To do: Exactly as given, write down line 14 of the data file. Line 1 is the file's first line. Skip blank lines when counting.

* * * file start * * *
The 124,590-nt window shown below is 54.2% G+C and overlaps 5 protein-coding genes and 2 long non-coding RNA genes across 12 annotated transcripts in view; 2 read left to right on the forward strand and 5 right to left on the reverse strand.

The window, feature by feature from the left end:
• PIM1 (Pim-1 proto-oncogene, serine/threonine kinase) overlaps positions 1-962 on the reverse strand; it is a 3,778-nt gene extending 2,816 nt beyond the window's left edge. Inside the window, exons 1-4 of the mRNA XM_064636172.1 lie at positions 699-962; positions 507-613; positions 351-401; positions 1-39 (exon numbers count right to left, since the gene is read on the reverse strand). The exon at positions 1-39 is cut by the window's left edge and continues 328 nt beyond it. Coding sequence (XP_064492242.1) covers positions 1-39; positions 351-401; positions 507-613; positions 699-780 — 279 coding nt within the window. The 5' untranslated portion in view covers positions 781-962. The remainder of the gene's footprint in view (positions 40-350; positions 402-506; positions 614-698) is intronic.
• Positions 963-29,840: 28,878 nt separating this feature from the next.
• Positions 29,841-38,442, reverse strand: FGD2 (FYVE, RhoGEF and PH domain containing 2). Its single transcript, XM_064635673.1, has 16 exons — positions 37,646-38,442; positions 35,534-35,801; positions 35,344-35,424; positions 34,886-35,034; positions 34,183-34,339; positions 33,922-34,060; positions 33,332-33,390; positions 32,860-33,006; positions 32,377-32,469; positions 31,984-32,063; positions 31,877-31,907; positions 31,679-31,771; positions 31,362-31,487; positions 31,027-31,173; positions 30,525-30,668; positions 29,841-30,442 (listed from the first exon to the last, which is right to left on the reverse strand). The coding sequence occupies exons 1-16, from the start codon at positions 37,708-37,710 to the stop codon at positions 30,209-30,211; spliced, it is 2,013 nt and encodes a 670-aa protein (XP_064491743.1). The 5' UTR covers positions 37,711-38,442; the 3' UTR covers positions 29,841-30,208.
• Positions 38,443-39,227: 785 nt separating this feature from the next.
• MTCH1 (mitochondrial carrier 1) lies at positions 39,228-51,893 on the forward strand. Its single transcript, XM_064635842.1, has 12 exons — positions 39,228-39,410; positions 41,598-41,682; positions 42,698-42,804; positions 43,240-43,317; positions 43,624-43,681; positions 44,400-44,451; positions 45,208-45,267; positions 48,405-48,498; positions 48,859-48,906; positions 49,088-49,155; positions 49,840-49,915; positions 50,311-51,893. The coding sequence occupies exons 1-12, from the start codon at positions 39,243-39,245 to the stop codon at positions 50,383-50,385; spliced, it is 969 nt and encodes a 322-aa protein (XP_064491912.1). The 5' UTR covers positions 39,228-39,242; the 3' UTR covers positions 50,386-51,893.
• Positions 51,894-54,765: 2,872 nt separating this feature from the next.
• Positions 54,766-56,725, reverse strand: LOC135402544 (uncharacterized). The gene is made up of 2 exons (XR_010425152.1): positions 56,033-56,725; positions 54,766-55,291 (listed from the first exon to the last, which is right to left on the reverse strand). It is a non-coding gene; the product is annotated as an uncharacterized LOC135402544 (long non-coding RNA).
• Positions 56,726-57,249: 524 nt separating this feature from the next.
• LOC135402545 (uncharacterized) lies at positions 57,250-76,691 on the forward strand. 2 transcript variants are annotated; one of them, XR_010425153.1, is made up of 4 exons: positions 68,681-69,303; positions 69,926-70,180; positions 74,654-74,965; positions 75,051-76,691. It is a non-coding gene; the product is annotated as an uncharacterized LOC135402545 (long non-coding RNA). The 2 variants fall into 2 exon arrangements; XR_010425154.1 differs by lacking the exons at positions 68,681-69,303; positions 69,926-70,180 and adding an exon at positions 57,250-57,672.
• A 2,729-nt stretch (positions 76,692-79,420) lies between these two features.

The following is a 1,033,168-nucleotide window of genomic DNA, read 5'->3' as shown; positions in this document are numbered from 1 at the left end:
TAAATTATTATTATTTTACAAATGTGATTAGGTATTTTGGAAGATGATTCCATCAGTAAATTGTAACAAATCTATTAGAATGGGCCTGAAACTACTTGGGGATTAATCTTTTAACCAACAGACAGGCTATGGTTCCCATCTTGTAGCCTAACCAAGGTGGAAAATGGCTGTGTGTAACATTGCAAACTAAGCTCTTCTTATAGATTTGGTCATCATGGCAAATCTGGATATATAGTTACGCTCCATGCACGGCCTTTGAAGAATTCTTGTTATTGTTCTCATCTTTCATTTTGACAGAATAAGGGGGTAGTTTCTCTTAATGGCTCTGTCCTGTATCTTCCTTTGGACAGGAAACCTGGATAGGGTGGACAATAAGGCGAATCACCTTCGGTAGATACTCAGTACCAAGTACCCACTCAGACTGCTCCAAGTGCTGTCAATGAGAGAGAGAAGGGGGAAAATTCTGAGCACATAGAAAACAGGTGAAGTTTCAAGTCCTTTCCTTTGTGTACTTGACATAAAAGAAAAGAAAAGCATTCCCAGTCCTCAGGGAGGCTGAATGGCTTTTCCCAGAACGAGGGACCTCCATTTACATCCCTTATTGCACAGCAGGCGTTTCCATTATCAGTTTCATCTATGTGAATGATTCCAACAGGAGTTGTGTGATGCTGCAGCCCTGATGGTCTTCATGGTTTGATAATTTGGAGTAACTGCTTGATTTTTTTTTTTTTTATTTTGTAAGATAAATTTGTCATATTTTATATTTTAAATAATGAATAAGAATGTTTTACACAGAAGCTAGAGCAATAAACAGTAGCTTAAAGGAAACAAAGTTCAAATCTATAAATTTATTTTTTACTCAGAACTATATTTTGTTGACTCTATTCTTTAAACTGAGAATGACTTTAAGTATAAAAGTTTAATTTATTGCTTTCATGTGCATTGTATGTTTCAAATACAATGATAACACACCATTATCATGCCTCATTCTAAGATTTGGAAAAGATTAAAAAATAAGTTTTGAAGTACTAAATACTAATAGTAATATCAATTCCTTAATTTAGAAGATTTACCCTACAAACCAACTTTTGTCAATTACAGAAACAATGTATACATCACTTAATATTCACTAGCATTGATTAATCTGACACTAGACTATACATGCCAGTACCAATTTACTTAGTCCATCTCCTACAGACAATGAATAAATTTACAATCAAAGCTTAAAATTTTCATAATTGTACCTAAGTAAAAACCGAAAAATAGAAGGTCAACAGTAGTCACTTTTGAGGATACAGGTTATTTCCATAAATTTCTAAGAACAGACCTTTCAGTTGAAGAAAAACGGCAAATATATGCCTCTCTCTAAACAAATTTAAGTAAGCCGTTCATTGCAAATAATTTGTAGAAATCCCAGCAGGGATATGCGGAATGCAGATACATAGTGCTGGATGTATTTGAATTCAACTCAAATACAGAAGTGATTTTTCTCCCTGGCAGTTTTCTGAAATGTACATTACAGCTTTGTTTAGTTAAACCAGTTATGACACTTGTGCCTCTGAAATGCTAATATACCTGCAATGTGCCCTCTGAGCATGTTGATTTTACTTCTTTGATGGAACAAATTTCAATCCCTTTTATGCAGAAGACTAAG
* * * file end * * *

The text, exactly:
TAAATTATTATTATTTTACAAATGTGATTAGGTATTTTGGAAGATGATTCCATCAGTAAATTGTAACAAATCTATTAGAATGGGCCTGAAACTACTTGGGGATTAATCTTTTAACCAACAGACAGGCTATGGTTCCCATCTTGTAGCCTAACCAAGGTGGAAAATGGCTGTGTGTAACATTGCAAACTAAGCTCTTCTTATAGATTTGGTCATCATGGCAAATCTGGATATATAGTTACGCTCCATGCACGGCCTTTGAAGAATTCTTGTTATTGTTCTCATCTTTCATTTTGACAGAATAAGGGGGTAGTTTCTCTTAATGGCTCTGTCCTGTATCTTCCTTTGGACAGGAAACCTGGATAGGGTGGACAATAAGGCGAATCACCTTCGGTAGATACTCAGTACCAAGTACCCACTCAGACTGCTCCAAGTGCTGTCAATGAGAGAGAGAAGGGGGAAAATTCTGAGCACATAGAAAACAGGTGAAGTTTCAAGTCCTTTCCTTTGTGTACTTGACATAAAAGAAAAGAAAAGCATTCCCAGTCCTCAGGGAGGCTGAATGGCTTTTCCCAGAACGAGGGACCTCCATTTACATCCCTTATTGCACAGCAGGCGTTTCCATTATCAGTTTCATCTATGTGAATGATTCCAACAGGAGTTGTGTGATGCTGCAGCCCTGATGGTCTTCATGGTTTGATAATTTGGAGTAACTGCTTGATTTTTTTTTTTTTTATTTTGTAAGATAAATTTGTCATATTTTATATTTTAAATAATGAATAAGAATGTTTTACACAGAAGCTAGAGCAATAAACAGTAGCTTAAAGGAAACAAAGTTCAAATCTATAAATTTATTTTTTACTCAGAACTATATTTTGTTGACTCTATTCTTTAAACTGAGAATGACTTTAAGTATAAAAGTTTAATTTATTGCTTTCATGTGCATTGTATGTTTCAAATACAATGATAACACACCATTATCATGCCTCATTCTAAGATTTGGAAAAGATTAAAAAATAAGTTTTGAAGTACTAAATACTAATAGTAATATCAATTCCTTAATTTAGAAGATTTACCCTACAAACCAACTTTTGTCAATTACAGAAACAATGTATACATCACTTAATATTCACTAGCATTGATTAATCTGACACTAGACTATACATGCCAGTACCAATTTACTTAGTCCATCTCCTACAGACAATGAATAAATTTACAATCAAAGCTTAAAATTTTCATAATTGTACCTAAGTAAAAACCGAAAAATAGAAGGTCAACAGTAGTCACTTTTGAGGATACAGGTTATTTCCATAAATTTCTAAGAACAGACCTTTCAGTTGAAGAAAAACGGCAAATATATGCCTCTCTCTAAACAAATTTAAGTAAGCCGTTCATTGCAAATAATTTGTAGAAATCCCAGCAGGGATATGCGGAATGCAGATACATAGTGCTGGATGTATTTGAATTCAACTCAAATACAGAAGTGATTTTTCTCCCTGGCAGTTTTCTGAAATGTACATTACAGCTTTGTTTAGTTAAACCAGTTATGACACTTGTGCCTCTGAAATGCTAATATACCTGCAATGTGCCCTCTGAGCATGTTGATTTTACTTCTTTGATGGAACAAATTTCAATCCCTTTTATGCAGAAGACTAAG